Greek Leek Pie with Homemade Phyllo-Prasopita

December 11, 2015


Leek is a vegetable very much liked in Greek cuisine. In the winter we cook it along with rice to make prasorizo, a casserole type dish belonging to the category of lathera. But leek really shines in a pita known as prasopita. Pites or pies are a common snack here in Greece (although they make a fine main course too), and you basically find pites in all the bakeries. Although spanakopita and tiropita are the most common, prasopita is also comparably popular. The sweetness of the leek along with the feta is a perfect combination and a nice break from the typical spinach pie.

Leek belongs to the allium family along with onion and garlic. Although it smells a bit like onion when you are chopping it raw, it sweetens when cooked. Leeks are rich in nutrients, particularly beta-carotene, folate and vitamin K. They are a good source of fiber and protein and of course a variety of protective antioxidants.

For this particular pie we add eggs as well as cheese, but there is a vegan version which is very often consumed during fasting periods and is similar in preparation with the exception that it does not contain dairy or eggs.

I find leek pie is definitely better with the thick crust rather than the thin phyllo you find in the supermarket. This thicker type of phyllo is better for heartier pies and it is what most Greek home cooks used when they made pites. I remember my Grandmothers pies with great fondness, and the best part was her homemade phyllo; thick, tasty with a rich olive oil taste. For the dough you can follow my easy homemade phyllo recipe. Otherwise if you use the thin phyllo sheets, make sure you don’t overload it.

Greek Leek Pie with Homemade Phyllo-Prasopita

Yield: 8 servings

Greek Leek Pie with Homemade Phyllo-Prasopita

Ingredients

  • 4 cups sliced leeks-only white parts not the leaves ( ½ inch thick slices)
  • 3 spring onions sliced in ½ inch thick slices
  • ¼ cup olive oil + some for brushing the dough
  • 4 ounces feta (120 grams) grated, it will mix more evenly rather than using crumbled
  • 2 eggs
  • ¼ cup chopped dill
  • A pinch of salt
  • Ground pepper
  • Home made phyllo dough (go here

Instructions

  1. Preheat the oven at 350 degrees Fahrenheit (180 degrees Celsius)
  2. In a large pan, heat the olive oil and sauté the spring onion until soft for about 5 minutes. Add the chopped leeks and heat stirring until leek wilts and softens for about 15 to 20 minutes. Make sure there are no liquids left.
  3. Empty contents of pan (leek and spring onion) into a large bowl. Add the salt, pepper, dill and feta and blend well.
  4. In a small bowl beat the eggs and add them to the leeks and blend.
  5. Brush a round 10 inch pan with olive oil. Place your first phyllo on the base of the pan making sure it hangs over the pan. Brush with olive oil. Note: If you are using regular store bought phyllo use this method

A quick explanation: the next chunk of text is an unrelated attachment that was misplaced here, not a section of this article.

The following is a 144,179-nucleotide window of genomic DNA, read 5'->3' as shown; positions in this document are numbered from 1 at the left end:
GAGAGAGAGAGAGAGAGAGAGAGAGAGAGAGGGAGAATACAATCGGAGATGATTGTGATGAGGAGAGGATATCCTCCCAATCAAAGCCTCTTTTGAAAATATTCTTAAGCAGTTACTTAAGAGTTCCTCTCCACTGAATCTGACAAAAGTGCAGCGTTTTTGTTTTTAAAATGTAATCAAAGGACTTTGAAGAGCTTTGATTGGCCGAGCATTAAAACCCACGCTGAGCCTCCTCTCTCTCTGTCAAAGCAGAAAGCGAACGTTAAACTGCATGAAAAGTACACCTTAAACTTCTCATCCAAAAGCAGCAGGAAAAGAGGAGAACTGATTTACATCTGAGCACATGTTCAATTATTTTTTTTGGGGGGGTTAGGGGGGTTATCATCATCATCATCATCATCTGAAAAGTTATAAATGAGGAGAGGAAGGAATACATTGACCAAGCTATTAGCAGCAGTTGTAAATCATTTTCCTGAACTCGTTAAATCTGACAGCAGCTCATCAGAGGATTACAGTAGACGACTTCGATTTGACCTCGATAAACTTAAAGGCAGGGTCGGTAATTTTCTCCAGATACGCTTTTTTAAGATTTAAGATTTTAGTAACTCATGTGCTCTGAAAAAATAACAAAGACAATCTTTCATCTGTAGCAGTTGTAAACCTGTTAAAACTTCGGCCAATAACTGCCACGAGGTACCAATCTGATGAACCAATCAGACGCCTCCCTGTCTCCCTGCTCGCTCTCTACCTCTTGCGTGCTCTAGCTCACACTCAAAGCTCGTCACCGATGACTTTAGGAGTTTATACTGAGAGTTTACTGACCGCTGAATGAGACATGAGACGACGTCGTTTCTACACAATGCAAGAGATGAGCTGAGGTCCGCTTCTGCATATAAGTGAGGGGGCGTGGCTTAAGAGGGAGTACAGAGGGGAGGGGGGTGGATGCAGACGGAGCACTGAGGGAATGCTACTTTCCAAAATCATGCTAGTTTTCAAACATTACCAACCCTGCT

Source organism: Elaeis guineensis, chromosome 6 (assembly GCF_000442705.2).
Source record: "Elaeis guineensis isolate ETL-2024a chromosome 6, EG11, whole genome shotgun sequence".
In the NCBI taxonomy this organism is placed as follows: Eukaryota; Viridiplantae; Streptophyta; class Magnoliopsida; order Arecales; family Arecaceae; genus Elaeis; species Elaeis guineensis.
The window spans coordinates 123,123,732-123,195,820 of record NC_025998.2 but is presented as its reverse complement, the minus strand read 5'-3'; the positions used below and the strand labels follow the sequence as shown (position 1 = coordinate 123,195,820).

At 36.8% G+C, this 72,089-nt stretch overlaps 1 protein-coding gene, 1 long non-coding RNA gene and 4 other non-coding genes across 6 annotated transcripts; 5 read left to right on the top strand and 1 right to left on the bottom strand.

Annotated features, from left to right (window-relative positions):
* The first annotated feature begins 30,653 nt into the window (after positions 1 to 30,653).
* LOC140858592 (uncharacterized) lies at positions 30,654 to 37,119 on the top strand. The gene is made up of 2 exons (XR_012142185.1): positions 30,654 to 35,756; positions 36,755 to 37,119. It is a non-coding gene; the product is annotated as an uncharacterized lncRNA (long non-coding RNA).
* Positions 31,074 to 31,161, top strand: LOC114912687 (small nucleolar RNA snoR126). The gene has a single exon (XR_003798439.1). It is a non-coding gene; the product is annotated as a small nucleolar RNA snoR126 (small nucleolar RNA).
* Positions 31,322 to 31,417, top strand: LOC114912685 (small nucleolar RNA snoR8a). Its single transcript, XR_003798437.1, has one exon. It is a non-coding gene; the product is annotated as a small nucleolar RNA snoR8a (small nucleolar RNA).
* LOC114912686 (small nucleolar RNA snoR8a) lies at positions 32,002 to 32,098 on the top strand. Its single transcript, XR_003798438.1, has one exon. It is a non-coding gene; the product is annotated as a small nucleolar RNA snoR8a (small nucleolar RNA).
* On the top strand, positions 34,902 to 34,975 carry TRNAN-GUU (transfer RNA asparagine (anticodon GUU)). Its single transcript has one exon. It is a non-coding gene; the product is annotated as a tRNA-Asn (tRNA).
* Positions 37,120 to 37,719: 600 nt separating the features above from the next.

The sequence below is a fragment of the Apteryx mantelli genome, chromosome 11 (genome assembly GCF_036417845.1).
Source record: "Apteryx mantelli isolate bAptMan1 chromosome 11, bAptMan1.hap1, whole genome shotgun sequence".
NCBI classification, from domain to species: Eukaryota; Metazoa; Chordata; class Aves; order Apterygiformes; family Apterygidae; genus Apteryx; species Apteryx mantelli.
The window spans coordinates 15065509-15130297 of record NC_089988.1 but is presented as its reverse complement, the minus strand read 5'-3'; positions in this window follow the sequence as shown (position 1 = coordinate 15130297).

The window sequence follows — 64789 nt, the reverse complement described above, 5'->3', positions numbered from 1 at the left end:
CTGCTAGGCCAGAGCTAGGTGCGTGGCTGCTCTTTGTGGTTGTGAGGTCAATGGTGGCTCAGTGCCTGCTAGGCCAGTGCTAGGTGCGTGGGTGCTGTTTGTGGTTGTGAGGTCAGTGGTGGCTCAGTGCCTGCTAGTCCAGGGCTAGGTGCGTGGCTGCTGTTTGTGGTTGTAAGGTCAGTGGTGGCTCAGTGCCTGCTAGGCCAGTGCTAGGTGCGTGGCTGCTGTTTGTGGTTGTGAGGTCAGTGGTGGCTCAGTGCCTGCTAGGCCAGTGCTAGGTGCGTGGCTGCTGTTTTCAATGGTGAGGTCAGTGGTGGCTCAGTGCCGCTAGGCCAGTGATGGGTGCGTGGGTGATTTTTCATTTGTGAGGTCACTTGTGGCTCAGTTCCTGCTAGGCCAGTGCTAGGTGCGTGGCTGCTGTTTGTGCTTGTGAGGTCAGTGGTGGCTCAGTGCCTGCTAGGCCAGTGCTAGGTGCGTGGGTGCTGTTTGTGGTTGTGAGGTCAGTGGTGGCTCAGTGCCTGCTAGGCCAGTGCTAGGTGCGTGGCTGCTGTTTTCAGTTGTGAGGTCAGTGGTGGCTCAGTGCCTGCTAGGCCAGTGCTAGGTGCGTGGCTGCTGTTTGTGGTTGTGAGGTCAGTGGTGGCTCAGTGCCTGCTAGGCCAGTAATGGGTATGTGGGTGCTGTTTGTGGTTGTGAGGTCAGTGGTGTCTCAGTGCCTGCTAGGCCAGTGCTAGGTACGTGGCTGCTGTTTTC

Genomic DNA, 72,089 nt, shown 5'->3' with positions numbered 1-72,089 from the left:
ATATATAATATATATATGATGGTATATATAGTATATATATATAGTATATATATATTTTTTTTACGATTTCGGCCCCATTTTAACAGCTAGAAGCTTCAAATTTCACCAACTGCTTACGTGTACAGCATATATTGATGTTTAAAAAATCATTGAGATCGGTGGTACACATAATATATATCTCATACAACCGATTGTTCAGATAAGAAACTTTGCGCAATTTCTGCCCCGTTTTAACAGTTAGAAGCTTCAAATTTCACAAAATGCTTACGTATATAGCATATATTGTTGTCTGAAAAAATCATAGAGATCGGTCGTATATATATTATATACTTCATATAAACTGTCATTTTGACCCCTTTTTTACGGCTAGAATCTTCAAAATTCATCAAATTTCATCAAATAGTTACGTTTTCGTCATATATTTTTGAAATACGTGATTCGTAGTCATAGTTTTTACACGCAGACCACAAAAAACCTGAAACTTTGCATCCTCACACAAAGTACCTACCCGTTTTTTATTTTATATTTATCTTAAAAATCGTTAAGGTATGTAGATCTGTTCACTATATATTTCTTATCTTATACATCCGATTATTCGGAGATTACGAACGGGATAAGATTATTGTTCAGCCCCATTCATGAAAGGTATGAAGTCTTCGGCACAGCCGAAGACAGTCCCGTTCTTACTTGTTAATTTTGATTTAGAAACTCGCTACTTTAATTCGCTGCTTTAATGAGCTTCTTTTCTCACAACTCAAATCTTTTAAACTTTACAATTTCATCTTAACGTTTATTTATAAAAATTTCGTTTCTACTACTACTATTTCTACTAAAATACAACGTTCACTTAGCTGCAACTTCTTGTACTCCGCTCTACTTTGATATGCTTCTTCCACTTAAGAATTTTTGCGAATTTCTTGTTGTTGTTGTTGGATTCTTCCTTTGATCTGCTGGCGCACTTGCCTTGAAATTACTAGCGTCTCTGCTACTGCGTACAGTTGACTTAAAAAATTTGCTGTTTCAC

6. Spread the leek mixture over the phyllo evenly.
  7. Cover with second phyllo and join both phyllo sheets together twisting round the pan so it forms a border.
  8. Brush the top phyllo with olive oil and score the pie where you will cut the pieces (do not cut all the way through).
  9. Bake for about an hour until crust is golden.
  10. Let it cool and cut in pieces.
  11. Serve warm or at room temperature.

Notes

If you are using homemade phyllo, make the dough first. While it is resting (before rolling out) make the filling.

Photo by Elena Paravantes

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10 Comments

  • Reply Tina December 12, 2015 at 11:02 am

    This looks so yummy! Can I use regular onion, instead of spring onion?

    • Reply Elena Paravantes RD December 12, 2015 at 12:26 pm

      Thanks Tina. Although some recipes I’ve seen do include onion, I feel it changes a bit the flavor of this pita, but if you don’t have any spring onion available, regular onion is fine.

  • Reply Klairi Souranaki December 13, 2015 at 9:02 am

    Greetings from Greece! I love this pie and I am sure the taste will be delightfull. Congratulations! It looks exactly the same like the one made by my aunt Evaggelia who is a specialist in pies here in Greece. I also love cooking Leeks ladera together with carots, potatoes and dried plums. A more special dish is pork with leeks and dried plums, a recipe inherited from my grand mother in Grevena. She had a beautiful plum tree in our villlage.

    • Reply Elena Paravantes RD December 14, 2015 at 7:03 am

      Thanks for sharing Klairi!

    • Reply Jeanette February 13, 2016 at 11:25 am

      Can I have that recipie please sounds nice

  • Reply Cheryl December 30, 2015 at 10:09 am

    I just made this and it’s cooling as we speak. Easy – even the pastry. It looks magnificent! Thank you for the recipe. x

    • Reply Elena Paravantes RD December 31, 2015 at 5:24 pm

      Great! Enjoy

  • Reply 19 delicious ways to use feta cheese | Olive Tomato August 2, 2016 at 11:14 am

    […] pie such as spanakopita (spinach pie), tyropita (cheese pie), hortopita (wild greens pie), and prassopita (leek […]

  • Reply Nicole July 18, 2018 at 9:30 pm

    Hi, what is the purpose of scoring the dough before cooking? Does it just make it easier/less messy to cut? Thank you!

    • Reply Elena Paravantes RDN July 20, 2018 at 7:48 am

      Yes, by scoring you can have a clean straight cut, phyllo can tend to break unevenly when you try and cut it.

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